lost & found . . .

It’s been a difficult spring/early summer here in many ways . . . filled with loss but also with a few personal triumphs, including a collaboration I had the pleasure of working on with my friend and fellow poet Kirsten Cliff. Kirsten, whose blog “Swimming in Lines of Haiku” showcases her short-form poetry, is an amazing person with an incredibly resilient spirit. I feel fortunate to have partnered with her on several tanka sequences; her point of view and life experiences never fail to enrich my writing perspective and lift me out of my doldrums. Our second tanka sequence, “Lost & Found,” was published recently in the online journal Lynx. Below is my opening tanka from the sequence, which you can read in its entirety here.

crossing the river
into this new year, alone
I stop
to look at every turn
before I carry on

Lynx, 28.2, June 2013

About Margaret Dornaus

I’m a writer and a teacher, as well as a haiku-doodler. I live in a beautiful woodland setting, surrounded by native oak forests, that inspires me to record haiku snapshots of luna moths and our resident roadrunner, and even an occasional black bear as it hightails it across the top of my road, my mongrel dog barking at its heels as I watch with wonder. My work as a travel writer has appeared in publications from The Dallas Morning News to the Robb Report. You can find examples of my travel writing–as well as excerpts from a travel memoir I’m working on–at my other WordPress site, Travelin’ On. What more than that do you need to know? Only that I started this blog with an eye toward collaboration. Got a haiku? Send it my way. . . . I’m all about new visions & voices. Best, Margaret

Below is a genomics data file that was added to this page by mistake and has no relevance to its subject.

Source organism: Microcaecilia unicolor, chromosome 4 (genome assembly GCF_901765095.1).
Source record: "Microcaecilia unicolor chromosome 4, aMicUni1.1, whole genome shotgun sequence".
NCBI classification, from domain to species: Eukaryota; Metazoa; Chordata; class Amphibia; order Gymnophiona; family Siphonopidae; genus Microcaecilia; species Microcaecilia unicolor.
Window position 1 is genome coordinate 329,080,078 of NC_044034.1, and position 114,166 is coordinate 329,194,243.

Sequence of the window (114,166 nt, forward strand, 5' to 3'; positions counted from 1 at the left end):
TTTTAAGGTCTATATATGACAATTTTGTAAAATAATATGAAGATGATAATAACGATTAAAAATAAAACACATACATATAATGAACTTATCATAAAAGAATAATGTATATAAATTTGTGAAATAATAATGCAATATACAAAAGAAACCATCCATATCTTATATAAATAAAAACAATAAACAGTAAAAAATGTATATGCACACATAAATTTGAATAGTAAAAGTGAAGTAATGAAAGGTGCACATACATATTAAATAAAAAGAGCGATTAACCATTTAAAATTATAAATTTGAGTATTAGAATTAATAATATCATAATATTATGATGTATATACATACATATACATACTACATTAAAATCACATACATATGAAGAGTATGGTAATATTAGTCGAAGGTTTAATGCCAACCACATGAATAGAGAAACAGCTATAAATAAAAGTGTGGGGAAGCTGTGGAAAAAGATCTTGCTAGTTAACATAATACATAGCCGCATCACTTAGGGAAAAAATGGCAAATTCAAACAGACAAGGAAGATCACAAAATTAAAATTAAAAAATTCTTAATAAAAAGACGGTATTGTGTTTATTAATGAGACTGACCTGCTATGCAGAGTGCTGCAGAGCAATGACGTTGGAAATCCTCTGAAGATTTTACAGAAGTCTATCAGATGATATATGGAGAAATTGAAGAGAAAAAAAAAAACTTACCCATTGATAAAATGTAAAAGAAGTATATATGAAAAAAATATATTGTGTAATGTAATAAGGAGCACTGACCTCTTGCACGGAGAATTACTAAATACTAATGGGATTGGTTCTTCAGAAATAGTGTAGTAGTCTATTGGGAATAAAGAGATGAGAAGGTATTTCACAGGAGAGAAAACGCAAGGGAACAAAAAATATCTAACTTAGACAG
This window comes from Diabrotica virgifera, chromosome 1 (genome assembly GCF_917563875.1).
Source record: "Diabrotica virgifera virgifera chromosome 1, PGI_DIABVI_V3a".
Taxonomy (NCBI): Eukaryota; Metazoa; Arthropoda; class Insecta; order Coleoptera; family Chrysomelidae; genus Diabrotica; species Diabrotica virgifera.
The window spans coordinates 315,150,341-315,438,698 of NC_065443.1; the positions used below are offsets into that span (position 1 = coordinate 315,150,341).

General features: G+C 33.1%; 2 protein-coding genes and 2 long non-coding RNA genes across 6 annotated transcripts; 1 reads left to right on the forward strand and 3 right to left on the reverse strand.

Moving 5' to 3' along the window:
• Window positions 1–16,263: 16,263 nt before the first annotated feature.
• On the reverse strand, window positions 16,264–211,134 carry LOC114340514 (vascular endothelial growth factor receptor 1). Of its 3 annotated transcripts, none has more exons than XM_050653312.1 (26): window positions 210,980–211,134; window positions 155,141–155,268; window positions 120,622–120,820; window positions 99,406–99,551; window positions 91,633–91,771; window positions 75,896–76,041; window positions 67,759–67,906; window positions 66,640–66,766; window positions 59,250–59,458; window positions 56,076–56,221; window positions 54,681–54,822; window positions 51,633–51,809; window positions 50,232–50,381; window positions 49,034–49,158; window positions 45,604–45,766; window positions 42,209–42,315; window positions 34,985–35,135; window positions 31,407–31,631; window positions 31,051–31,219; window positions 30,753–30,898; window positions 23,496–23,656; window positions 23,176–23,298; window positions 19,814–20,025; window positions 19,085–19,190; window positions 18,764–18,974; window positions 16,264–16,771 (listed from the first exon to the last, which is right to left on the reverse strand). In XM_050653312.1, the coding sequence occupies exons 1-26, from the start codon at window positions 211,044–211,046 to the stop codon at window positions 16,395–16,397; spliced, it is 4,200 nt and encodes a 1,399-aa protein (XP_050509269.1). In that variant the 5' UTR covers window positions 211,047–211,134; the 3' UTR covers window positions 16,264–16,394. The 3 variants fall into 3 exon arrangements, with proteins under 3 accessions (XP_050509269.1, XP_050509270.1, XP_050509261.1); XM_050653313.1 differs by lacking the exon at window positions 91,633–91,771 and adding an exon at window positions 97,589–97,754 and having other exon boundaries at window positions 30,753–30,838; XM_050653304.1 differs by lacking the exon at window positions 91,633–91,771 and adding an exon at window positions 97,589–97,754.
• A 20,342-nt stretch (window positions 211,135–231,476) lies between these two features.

This entry was posted in Haiku, Haiku-doodle, Lynx, Tanka and tagged , , , . Bookmark the permalink.

7 Responses to lost & found . . .

  1. Adelaide says:

    A strong tanka. The reality of being alone comes through.

  2. Bless you, my friend. Let’s do it again soon! 🙂

  3. Janet L. D. says:

    Enjoyed reading your tanka and the entire sequence. Your voices work well together. I loved the “lost and found” concept.

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